Study population and setting
This study described clinical features of 45 patients with two distinct episodes of COVID-19 from March 22 to December 27, 2020. Patients with an initial COVID-19 diagnosis (n=2,626), confirmed via either PCR or antibody testing, were recruited from 18 hospitals in Belgium, France, Italy, and Spain. Episodes of COVID-19 were considered distinct if they occurred at least one month apart with full symptom clearance between diagnoses, excepting olfactory/taste dysfunction. COVID-19 severity was defined according to WHO Disease Severity Scoring. Those with missing clinical data for one or both infections were excluded.
Summary of Main Findings
Of the 45 patients with two COVID-19 episodes, 31 (69%) were women, the mean age was 38.5 years, and 8 (18%) were healthcare workers. The mean duration between episodes was 5.6 months (standard deviation: 2.3 months). Serology was available for 35/45 patients, and 10/35 (29%) did not have detectable IgG antibodies to SARS-CoV-2 (at an average of one month after symptom resolution for these 10 patients). One of ten patients with serology available after the second episode tested negative for IgG antibodies (2 months after symptom resolution). Just over half (51%) of the patients had PCR-confirmed SARS-CoV-2 infection during the first episode, while that number rose to 89% for the second episode. Three of the 45 patients required hospitalization with oxygen therapy during their first episode, while the remainder had mild COVID-19 with (12/45) or without (30/45) dyspnea. All of the second episodes of COVID-19 were mild and none required hospitalization. The clinical presentation was broadly similar between first and second episodes, with the most common symptoms being weakness (87%), headache (80%), fever (73%), and anorexia (73%) in the first episode; and headache (93%), weakness (91%), fever (71%), and myalgia (71%) in the second. The mean duration of symptoms was similar comparing the first episode (17.0 days) and the second (15.7 days). While 53% of patients self-reported olfactory dysfunction during the first episode, 62% did so during the second, though the duration of olfactory dysfunction was shorter (16.2 days vs. 11.2 days, p<0.05) during the second episode. Of the 16 patients reporting total loss of smell in the first episode, 5 reported partial and 2 reported total loss of smell in the second episode.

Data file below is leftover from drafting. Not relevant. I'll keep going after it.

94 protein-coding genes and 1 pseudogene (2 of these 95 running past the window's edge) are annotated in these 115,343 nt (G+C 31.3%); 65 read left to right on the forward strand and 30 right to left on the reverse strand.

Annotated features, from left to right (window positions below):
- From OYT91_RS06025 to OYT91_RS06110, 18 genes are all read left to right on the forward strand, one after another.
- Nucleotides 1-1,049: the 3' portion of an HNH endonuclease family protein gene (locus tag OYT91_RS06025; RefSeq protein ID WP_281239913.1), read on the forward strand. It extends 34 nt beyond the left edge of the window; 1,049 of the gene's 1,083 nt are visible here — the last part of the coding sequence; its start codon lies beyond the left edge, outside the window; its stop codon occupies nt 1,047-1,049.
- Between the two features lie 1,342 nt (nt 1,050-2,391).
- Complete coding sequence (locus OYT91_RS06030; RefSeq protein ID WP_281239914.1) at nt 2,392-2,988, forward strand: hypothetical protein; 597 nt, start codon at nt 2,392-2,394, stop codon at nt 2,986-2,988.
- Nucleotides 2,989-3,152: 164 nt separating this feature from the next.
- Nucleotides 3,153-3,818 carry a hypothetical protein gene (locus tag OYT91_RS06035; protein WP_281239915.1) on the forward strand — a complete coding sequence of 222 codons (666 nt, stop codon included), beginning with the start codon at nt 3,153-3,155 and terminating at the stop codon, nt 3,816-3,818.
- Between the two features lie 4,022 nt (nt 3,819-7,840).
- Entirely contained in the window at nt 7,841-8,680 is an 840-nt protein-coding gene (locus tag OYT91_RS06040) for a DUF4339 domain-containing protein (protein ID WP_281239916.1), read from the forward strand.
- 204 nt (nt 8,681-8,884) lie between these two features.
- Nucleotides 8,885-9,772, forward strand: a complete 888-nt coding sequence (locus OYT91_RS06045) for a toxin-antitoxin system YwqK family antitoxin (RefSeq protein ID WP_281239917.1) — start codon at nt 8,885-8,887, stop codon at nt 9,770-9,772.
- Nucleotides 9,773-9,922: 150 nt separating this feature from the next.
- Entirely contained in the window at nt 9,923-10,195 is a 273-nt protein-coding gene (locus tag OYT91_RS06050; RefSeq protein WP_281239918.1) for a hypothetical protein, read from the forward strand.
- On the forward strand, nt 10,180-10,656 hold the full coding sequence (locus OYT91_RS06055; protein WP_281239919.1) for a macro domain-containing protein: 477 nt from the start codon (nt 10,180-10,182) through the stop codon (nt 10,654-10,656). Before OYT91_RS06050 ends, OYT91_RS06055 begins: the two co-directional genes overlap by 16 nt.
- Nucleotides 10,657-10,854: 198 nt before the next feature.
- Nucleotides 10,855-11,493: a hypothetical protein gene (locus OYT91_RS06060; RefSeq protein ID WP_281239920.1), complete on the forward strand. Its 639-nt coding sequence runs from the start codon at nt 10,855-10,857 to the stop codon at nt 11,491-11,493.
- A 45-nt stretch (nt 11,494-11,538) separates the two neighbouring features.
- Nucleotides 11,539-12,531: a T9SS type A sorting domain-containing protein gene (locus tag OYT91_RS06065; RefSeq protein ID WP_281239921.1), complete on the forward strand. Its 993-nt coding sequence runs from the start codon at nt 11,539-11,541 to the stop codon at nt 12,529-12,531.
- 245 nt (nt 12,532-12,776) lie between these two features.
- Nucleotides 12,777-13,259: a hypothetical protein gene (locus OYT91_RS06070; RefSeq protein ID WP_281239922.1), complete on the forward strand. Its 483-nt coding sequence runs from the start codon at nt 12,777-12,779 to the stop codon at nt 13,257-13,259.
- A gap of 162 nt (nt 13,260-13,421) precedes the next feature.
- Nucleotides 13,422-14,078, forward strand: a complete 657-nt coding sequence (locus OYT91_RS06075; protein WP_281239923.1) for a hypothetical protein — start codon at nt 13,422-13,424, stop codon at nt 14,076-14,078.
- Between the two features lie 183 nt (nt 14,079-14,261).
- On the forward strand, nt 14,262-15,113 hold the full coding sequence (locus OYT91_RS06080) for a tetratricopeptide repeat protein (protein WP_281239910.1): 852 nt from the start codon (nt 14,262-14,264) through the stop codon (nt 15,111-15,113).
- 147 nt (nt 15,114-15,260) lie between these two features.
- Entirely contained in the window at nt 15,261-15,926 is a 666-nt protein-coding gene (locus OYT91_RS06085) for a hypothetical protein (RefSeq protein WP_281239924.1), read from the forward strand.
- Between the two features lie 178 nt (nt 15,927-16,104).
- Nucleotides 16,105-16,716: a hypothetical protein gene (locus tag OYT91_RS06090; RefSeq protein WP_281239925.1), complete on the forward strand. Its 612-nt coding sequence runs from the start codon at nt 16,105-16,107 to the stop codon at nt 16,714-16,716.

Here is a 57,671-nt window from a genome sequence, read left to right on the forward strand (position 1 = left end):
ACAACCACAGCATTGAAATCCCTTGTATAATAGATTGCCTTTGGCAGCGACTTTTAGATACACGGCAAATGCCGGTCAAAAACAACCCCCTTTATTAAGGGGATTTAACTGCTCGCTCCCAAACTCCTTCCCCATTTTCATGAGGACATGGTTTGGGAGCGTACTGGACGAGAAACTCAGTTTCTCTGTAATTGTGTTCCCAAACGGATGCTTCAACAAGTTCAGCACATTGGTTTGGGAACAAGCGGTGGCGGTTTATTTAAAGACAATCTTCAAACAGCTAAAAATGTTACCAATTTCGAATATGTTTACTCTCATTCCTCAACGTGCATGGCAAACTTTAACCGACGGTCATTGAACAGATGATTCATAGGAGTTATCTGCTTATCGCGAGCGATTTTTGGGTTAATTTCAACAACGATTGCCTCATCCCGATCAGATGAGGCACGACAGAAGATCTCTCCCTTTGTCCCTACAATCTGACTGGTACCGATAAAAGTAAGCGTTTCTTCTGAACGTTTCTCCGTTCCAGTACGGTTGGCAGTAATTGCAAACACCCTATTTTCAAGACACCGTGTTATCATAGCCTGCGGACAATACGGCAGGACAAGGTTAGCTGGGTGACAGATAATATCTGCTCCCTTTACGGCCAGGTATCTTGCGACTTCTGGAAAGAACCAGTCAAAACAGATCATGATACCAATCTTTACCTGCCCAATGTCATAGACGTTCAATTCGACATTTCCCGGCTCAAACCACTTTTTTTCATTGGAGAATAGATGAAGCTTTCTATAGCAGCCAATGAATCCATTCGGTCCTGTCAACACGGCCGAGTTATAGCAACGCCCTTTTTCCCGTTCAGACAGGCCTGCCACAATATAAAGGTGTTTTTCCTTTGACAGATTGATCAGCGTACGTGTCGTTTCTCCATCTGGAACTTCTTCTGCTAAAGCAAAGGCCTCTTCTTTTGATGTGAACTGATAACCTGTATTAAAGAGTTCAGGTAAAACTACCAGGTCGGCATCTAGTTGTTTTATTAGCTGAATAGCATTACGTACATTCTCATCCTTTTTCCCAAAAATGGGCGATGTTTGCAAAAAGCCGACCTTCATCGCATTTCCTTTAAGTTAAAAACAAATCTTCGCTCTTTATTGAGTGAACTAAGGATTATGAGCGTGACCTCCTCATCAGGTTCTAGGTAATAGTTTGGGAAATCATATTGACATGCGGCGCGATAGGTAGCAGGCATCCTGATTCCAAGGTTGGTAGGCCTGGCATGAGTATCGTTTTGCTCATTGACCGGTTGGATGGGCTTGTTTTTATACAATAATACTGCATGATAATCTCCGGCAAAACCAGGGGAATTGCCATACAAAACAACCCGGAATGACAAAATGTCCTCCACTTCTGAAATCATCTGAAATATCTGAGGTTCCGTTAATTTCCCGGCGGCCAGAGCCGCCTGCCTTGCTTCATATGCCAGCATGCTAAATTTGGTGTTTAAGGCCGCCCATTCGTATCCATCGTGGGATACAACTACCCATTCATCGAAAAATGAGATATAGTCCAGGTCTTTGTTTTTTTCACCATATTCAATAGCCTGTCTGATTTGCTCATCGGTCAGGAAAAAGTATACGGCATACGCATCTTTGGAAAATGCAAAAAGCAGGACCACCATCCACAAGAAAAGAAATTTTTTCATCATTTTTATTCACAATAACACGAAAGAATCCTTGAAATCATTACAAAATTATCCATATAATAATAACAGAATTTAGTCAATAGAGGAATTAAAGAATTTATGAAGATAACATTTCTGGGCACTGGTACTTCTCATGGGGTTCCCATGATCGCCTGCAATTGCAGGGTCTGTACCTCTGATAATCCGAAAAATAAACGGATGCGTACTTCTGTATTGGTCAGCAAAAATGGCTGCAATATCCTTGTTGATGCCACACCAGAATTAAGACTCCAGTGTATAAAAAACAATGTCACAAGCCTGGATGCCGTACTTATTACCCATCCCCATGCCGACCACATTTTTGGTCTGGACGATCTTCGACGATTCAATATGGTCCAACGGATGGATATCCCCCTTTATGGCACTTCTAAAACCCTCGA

This is one of the first studies to characterize symptoms among the subset of patients with two episodes of COVID-19.
The sample of patients with a second COVID-19 episode was small, and only included patients with mild or moderate COVID-19, and so results may not be representative. Serology was only available for 35/45 patients after the first episode. Only symptomatic cases were included. The duration between the first and second diagnosis dates was not described in detail. There was no requirement for patients to test negative for SARS-CoV-2 infection via PCR after the initial episode of COVID-19, so some patients may never have cleared the virus. Viral genetic sequence data was not available to determine whether the second episode represented a distinct infection event or a recurrence/reactivation of existing infection. It is unknown whether SARS-CoV-2 variants of concern (e.g., B.1.351) were involved in any of the second COVID-19 episodes.
This is one of the first case series to date of second COVID-19 episodes in patients.
This review was posted on: 12 March 2021